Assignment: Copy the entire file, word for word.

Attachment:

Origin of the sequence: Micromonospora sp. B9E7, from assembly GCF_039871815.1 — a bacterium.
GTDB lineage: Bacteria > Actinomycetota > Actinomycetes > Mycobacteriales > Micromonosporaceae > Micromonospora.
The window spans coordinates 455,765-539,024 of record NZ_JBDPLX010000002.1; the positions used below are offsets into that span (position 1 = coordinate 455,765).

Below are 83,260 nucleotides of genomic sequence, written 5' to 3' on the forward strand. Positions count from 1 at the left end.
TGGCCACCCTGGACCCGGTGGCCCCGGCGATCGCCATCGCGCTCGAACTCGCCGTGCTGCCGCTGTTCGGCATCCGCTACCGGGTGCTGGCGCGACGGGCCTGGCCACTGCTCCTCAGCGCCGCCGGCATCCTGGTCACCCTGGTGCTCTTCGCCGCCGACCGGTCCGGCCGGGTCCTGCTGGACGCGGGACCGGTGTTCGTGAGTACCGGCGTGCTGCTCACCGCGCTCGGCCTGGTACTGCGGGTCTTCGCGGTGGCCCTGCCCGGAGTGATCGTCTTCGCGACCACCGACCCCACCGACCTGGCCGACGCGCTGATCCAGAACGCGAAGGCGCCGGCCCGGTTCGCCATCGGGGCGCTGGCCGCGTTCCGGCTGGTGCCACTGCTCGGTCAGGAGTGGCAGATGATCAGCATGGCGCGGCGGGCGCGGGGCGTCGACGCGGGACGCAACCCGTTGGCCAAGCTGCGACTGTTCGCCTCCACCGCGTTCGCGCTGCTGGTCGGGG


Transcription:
Origin of the sequence: Micromonospora sp. B9E7, from assembly GCF_039871815.1 — a bacterium.
GTDB lineage: Bacteria > Actinomycetota > Actinomycetes > Mycobacteriales > Micromonosporaceae > Micromonospora.
The window spans coordinates 455,765-539,024 of record NZ_JBDPLX010000002.1; the positions used below are offsets into that span (position 1 = coordinate 455,765).

Below are 83,260 nucleotides of genomic sequence, written 5' to 3' on the forward strand. Positions count from 1 at the left end.
TGGCCACCCTGGACCCGGTGGCCCCGGCGATCGCCATCGCGCTCGAACTCGCCGTGCTGCCGCTGTTCGGCATCCGCTACCGGGTGCTGGCGCGACGGGCCTGGCCACTGCTCCTCAGCGCCGCCGGCATCCTGGTCACCCTGGTGCTCTTCGCCGCCGACCGGTCCGGCCGGGTCCTGCTGGACGCGGGACCGGTGTTCGTGAGTACCGGCGTGCTGCTCACCGCGCTCGGCCTGGTACTGCGGGTCTTCGCGGTGGCCCTGCCCGGAGTGATCGTCTTCGCGACCACCGACCCCACCGACCTGGCCGACGCGCTGATCCAGAACGCGAAGGCGCCGGCCCGGTTCGCCATCGGGGCGCTGGCCGCGTTCCGGCTGGTGCCACTGCTCGGTCAGGAGTGGCAGATGATCAGCATGGCGCGGCGGGCGCGGGGCGTCGACGCGGGACGCAACCCGTTGGCCAAGCTGCGACTGTTCGCCTCCACCGCGTTCGCGCTGCTGGTCGGGG